PLANS to reduce street lighting across Worcestershire have been shelved until next year – after council chiefs found it would cost a staggering £3.4 million.
The huge cost means the county council, which wants to cut £90 million from spending, will only look seriously at it in 2013 at the earliest.
At the moment, taxpayers fork out £2 million a year in energy costs for 52,000 street lights across Worcestershire.
Bosses believe they can slash several hundred thousand off the bill by a range of measures including turning some off at night, dimming others and using energy-efficient lights.
An in-house report reveals however that if the council wants to reduce bills by £600,000 a year it needs to invest a one-off sum of £3.4 million first.
That would pay for switching off half the lights in estates from midnight to 6am, dimming 80 per cent of lamps between 7.30am-6pm on traffic routes, and converting 8,000 to lower-wattage bulbs.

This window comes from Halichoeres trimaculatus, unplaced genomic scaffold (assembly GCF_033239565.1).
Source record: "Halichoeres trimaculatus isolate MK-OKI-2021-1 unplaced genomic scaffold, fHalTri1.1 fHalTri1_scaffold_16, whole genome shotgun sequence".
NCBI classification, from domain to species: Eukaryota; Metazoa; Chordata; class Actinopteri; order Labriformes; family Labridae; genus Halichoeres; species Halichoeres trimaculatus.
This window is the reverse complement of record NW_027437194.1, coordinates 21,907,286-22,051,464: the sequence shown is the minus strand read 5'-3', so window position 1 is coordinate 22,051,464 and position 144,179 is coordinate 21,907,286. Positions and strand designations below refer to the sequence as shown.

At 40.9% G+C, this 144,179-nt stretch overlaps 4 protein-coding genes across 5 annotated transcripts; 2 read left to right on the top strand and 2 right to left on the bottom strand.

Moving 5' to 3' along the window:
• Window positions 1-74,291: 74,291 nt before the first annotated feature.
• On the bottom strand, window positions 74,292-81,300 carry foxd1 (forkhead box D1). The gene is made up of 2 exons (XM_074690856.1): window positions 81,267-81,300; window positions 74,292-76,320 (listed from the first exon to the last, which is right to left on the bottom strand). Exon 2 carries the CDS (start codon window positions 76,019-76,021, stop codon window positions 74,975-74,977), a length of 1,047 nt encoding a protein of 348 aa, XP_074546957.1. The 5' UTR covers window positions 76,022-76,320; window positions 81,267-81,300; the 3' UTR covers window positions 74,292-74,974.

Councillor John Smith, cabinet member for highways and the environment, said: “It would be crazy to try and save around half-a-million a year by spending millions first.
“We are hoping that this time next year, as technology moves on, we may be in a better position to look at it again. It needs to be cheaper if we’re going to implement it.”
Installing the 8,000 low-wattage lights alone would cost more than £2 million.
Other costs include bills from an electricity supplier for removing services to certain lighting columns, which would result in dimming, as well as paying for lights to be temporarily switched off.
West Mercia Energy, a public sector purchasing body, is responsible for energy in Worcestershire.